how to make the most of your research time in medical school

Research experience is pretty much a requirement for the competitive specialties. My research experience and letters of recommendation were the strongest aspects of my residency application, and my letters were only strong because of my research. Research created an avenue for a longitudinal relationship with faculty members that allowed them to see me grow as a medical student, to become familiar with my vision for dermatology, to truly get an idea of my knowledge, and to characterize my work ethic.

Related: How to match a competitive specialty, part one

I've listed a few tips below to make the most of the time you have in medical school. This post is geared towards making the most of an already decided project. I will do a separate post on deciding when to start research and who to work with. 


If you've done successful research previously, I would love if you added your tips to the comment section! 


How to make the most of your research time during medical school

The goal is to do more than expected, better than expected with grace and a smile :)

Do your research (see what I did there??)

The worst thing that can happen is to sit down to type up your manuscript only to find that someone has done your project better than you or someone has done the exact same project and made suggestions that you didn't implement. Doing a thorough literature review will allow you to design the best study and save you a lot of headache down the line. Take organized notes during your preliminary lit review so that you can refer back to them and save time when you write your final manuscript.


Start early

Ideally, your IRB proposal should be submitted and accepted before your dedicated research period begins. If not, you'll waste weeks of your limited time waiting for approval to come in. Also, prepare any documents you'll need for your research. In the best case scenario, you start data collection within the first few days of your dedicated research time.


don't put all your eggs in one basket, but don't take on too much

I was advised that I should have approximately three projects going on at the same time. Research has a natural pace, and unfortunately, often that pace is stalled. However, it's important to know what your primary project is. If you sign on to do side projects with different mentors, make sure those mentors understand what your main project is. Don't just go signing on to anything you can get your name on though. It's important to exceed expectations and that's not possible if you overextend yourself. I believe firmly that it's better to do too little and impress one person than to do too much and underwhelm multiple faculty members. Of course, the goal is to do more than expected, better than expected with grace and a smile :).


collaborate with your fellow medical students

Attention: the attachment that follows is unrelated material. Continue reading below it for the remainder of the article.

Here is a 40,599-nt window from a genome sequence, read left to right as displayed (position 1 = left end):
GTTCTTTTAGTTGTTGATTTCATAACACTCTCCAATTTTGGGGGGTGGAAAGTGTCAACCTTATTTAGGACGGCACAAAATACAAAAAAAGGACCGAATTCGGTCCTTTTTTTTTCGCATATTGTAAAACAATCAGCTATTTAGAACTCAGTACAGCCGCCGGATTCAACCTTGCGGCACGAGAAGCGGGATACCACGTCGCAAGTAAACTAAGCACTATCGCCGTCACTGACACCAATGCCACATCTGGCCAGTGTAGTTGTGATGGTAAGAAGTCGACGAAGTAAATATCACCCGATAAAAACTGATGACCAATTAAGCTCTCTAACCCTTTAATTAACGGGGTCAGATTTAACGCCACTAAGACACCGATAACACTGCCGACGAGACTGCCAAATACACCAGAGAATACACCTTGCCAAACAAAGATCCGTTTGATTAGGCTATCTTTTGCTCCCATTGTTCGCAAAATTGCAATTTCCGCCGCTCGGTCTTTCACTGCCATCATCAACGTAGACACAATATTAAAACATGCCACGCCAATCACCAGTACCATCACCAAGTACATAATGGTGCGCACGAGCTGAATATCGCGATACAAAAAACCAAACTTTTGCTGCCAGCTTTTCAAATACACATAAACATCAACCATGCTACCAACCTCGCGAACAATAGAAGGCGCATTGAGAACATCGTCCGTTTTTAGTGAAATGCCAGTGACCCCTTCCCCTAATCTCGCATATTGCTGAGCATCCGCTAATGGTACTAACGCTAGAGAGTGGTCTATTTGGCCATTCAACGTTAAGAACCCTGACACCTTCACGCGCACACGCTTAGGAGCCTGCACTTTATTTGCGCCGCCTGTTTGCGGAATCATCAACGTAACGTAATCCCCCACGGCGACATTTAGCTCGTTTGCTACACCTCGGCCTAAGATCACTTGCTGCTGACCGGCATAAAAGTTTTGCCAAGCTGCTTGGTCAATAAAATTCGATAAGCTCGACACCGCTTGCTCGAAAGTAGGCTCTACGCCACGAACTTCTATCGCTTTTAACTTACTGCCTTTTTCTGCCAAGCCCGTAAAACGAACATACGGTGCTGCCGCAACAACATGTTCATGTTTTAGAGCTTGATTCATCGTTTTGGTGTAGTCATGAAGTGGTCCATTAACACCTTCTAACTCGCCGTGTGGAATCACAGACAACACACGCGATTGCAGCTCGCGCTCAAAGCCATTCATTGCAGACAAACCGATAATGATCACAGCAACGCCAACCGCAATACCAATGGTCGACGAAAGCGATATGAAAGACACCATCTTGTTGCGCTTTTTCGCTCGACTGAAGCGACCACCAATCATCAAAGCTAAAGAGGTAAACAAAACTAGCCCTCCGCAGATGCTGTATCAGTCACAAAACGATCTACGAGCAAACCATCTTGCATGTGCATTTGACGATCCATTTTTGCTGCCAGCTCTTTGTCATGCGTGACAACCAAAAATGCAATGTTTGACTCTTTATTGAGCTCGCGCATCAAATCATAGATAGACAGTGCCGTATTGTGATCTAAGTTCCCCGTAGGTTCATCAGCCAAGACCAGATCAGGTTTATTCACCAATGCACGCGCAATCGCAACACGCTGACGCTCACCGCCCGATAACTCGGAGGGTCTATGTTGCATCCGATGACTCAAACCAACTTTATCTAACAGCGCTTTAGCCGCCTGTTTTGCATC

One of my best friends and I did our research period at the same time. We worked so well together that our shared mentor actually started to schedule overlap time between our weekly meetings. She would meet with her for 45 minutes then I would join for our shared 30 minute meeting and then we would meet separately for 45 minutes. Collaboration allowed us both to collect more data than we could have done individually. For instance, she agreed to add one extra question to her clinical survey for me to analyze in a separate project. That meant for each patient consented, we gathered data for two studies! It also meant that we got our names on twice as many publications.

Related: Career profile - Brittany - ENT resident 


be organized

With multiple studies with multiple faculty members at multiple time points, it's going to be really important to stay very organized. So many study documents! So many amendments! Clerical error can ruin a research project and make your PI subject to investigation by the IRB. Keep it together! You're in the big leagues now. Once, I heard my mentor say to another medical student "Didn't we discuss doing this at the last minute?" Don't be that person. 


troubleshoot by yourself, but ask for help when needed 

Different mentors have different styles. One of my mentors designed weekly check in meetings to stay up to date on our shared studies. Another one of my mentors was very hands off and really wanted me to give me room to fly and create. However, when I hit a road block that I could not overcome, he was immediately there to help trouble shoot. Also, don't be afraid to walk your mentor through a problem that you solved. It gives them an accurate portrayal of how much work you're putting into the project, and it also serves as a reference point in the future to prevent the next student headache. 


if you happen to mess up, admit it immediately

Research is not just fun and games. It changes the way we practice medicine. Hopefully everything goes smoothly in your research period, but if you happen to make a mistake, admit it immediately. It's your job to put the purity of your project before your personal reputation. 


There you go! My research period during medical school was one of the most fun experiences of my life and actually inspired me to start my blog. When I returned to clinicals, I missed the feeling of creating a product that affected people's lives. 


Alright - those of you who have done successful research, please share your tips!


Thanks for reading!